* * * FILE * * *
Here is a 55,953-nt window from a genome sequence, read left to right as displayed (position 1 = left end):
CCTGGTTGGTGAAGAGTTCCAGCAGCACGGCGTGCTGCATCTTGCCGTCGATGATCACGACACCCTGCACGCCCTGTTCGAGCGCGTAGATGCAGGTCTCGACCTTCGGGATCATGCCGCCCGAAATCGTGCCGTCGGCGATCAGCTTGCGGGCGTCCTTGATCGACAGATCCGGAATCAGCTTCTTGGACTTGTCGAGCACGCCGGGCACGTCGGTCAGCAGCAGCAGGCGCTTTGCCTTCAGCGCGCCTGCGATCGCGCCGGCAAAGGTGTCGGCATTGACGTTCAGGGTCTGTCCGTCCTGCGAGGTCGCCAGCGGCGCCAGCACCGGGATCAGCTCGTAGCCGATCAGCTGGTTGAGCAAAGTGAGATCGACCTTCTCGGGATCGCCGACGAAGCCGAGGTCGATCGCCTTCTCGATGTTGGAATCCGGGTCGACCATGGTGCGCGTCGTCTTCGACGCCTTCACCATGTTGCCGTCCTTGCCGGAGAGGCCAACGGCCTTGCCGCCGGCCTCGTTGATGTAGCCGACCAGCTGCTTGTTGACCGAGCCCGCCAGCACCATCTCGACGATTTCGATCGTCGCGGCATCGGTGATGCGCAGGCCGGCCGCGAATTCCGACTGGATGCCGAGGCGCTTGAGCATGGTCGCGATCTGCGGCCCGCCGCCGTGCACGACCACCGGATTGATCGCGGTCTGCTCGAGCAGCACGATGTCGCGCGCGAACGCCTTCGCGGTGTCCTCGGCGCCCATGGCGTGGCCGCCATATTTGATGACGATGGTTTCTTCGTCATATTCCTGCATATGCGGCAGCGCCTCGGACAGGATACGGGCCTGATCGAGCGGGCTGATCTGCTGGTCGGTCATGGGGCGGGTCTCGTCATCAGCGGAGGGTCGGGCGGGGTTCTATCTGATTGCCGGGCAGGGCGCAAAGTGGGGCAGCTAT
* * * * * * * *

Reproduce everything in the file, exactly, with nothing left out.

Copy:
Here is a 55,953-nt window from a genome sequence, read left to right as displayed (position 1 = left end):
CCTGGTTGGTGAAGAGTTCCAGCAGCACGGCGTGCTGCATCTTGCCGTCGATGATCACGACACCCTGCACGCCCTGTTCGAGCGCGTAGATGCAGGTCTCGACCTTCGGGATCATGCCGCCCGAAATCGTGCCGTCGGCGATCAGCTTGCGGGCGTCCTTGATCGACAGATCCGGAATCAGCTTCTTGGACTTGTCGAGCACGCCGGGCACGTCGGTCAGCAGCAGCAGGCGCTTTGCCTTCAGCGCGCCTGCGATCGCGCCGGCAAAGGTGTCGGCATTGACGTTCAGGGTCTGTCCGTCCTGCGAGGTCGCCAGCGGCGCCAGCACCGGGATCAGCTCGTAGCCGATCAGCTGGTTGAGCAAAGTGAGATCGACCTTCTCGGGATCGCCGACGAAGCCGAGGTCGATCGCCTTCTCGATGTTGGAATCCGGGTCGACCATGGTGCGCGTCGTCTTCGACGCCTTCACCATGTTGCCGTCCTTGCCGGAGAGGCCAACGGCCTTGCCGCCGGCCTCGTTGATGTAGCCGACCAGCTGCTTGTTGACCGAGCCCGCCAGCACCATCTCGACGATTTCGATCGTCGCGGCATCGGTGATGCGCAGGCCGGCCGCGAATTCCGACTGGATGCCGAGGCGCTTGAGCATGGTCGCGATCTGCGGCCCGCCGCCGTGCACGACCACCGGATTGATCGCGGTCTGCTCGAGCAGCACGATGTCGCGCGCGAACGCCTTCGCGGTGTCCTCGGCGCCCATGGCGTGGCCGCCATATTTGATGACGATGGTTTCTTCGTCATATTCCTGCATATGCGGCAGCGCCTCGGACAGGATACGGGCCTGATCGAGCGGGCTGATCTGCTGGTCGGTCATGGGGCGGGTCTCGTCATCAGCGGAGGGTCGGGCGGGGTTCTATCTGATTGCCGGGCAGGGCGCAAAGTGGGGCAGCTAT